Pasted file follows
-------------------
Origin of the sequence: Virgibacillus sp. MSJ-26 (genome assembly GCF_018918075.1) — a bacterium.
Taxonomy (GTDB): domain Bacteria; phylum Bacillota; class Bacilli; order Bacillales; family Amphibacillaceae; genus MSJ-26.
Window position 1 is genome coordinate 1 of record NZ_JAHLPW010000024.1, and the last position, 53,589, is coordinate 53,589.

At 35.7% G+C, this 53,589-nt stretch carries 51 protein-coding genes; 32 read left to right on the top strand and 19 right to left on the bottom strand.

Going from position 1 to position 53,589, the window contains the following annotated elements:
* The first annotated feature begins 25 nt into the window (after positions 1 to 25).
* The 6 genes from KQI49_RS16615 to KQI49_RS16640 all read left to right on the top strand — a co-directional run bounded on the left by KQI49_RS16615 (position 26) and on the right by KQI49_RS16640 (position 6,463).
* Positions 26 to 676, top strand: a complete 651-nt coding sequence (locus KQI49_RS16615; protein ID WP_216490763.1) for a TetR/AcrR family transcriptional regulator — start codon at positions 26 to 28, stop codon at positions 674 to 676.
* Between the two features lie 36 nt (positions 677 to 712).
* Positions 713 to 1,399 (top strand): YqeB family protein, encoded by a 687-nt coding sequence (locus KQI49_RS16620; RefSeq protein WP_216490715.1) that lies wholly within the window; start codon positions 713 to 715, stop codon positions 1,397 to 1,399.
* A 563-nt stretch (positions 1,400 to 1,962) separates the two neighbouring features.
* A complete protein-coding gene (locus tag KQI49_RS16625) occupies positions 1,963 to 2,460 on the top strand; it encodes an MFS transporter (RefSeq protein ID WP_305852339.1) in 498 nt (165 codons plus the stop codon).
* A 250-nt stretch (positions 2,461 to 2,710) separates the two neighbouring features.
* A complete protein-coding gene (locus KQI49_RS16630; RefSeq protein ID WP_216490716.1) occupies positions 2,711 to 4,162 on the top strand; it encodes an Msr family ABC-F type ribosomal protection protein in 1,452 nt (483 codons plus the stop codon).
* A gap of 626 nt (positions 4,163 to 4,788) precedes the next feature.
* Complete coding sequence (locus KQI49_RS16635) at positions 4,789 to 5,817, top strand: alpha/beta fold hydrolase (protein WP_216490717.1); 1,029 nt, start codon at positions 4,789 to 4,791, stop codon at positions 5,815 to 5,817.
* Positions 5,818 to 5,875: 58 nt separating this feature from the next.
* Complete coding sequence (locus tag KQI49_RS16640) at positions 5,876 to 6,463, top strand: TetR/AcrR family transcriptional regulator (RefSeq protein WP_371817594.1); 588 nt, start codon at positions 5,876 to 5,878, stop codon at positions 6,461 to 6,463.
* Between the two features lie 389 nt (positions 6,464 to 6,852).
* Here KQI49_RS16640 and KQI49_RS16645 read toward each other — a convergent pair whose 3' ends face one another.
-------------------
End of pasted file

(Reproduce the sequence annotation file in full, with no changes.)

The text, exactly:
Origin of the sequence: Virgibacillus sp. MSJ-26 (genome assembly GCF_018918075.1) — a bacterium.
Taxonomy (GTDB): domain Bacteria; phylum Bacillota; class Bacilli; order Bacillales; family Amphibacillaceae; genus MSJ-26.
Window position 1 is genome coordinate 1 of record NZ_JAHLPW010000024.1, and the last position, 53,589, is coordinate 53,589.

At 35.7% G+C, this 53,589-nt stretch carries 51 protein-coding genes; 32 read left to right on the top strand and 19 right to left on the bottom strand.

Going from position 1 to position 53,589, the window contains the following annotated elements:
* The first annotated feature begins 25 nt into the window (after positions 1 to 25).
* The 6 genes from KQI49_RS16615 to KQI49_RS16640 all read left to right on the top strand — a co-directional run bounded on the left by KQI49_RS16615 (position 26) and on the right by KQI49_RS16640 (position 6,463).
* Positions 26 to 676, top strand: a complete 651-nt coding sequence (locus KQI49_RS16615; protein ID WP_216490763.1) for a TetR/AcrR family transcriptional regulator — start codon at positions 26 to 28, stop codon at positions 674 to 676.
* Between the two features lie 36 nt (positions 677 to 712).
* Positions 713 to 1,399 (top strand): YqeB family protein, encoded by a 687-nt coding sequence (locus KQI49_RS16620; RefSeq protein WP_216490715.1) that lies wholly within the window; start codon positions 713 to 715, stop codon positions 1,397 to 1,399.
* A 563-nt stretch (positions 1,400 to 1,962) separates the two neighbouring features.
* A complete protein-coding gene (locus tag KQI49_RS16625) occupies positions 1,963 to 2,460 on the top strand; it encodes an MFS transporter (RefSeq protein ID WP_305852339.1) in 498 nt (165 codons plus the stop codon).
* A 250-nt stretch (positions 2,461 to 2,710) separates the two neighbouring features.
* A complete protein-coding gene (locus KQI49_RS16630; RefSeq protein ID WP_216490716.1) occupies positions 2,711 to 4,162 on the top strand; it encodes an Msr family ABC-F type ribosomal protection protein in 1,452 nt (483 codons plus the stop codon).
* A gap of 626 nt (positions 4,163 to 4,788) precedes the next feature.
* Complete coding sequence (locus KQI49_RS16635) at positions 4,789 to 5,817, top strand: alpha/beta fold hydrolase (protein WP_216490717.1); 1,029 nt, start codon at positions 4,789 to 4,791, stop codon at positions 5,815 to 5,817.
* Positions 5,818 to 5,875: 58 nt separating this feature from the next.
* Complete coding sequence (locus tag KQI49_RS16640) at positions 5,876 to 6,463, top strand: TetR/AcrR family transcriptional regulator (RefSeq protein WP_371817594.1); 588 nt, start codon at positions 5,876 to 5,878, stop codon at positions 6,461 to 6,463.
* Between the two features lie 389 nt (positions 6,464 to 6,852).
* Here KQI49_RS16640 and KQI49_RS16645 read toward each other — a convergent pair whose 3' ends face one another.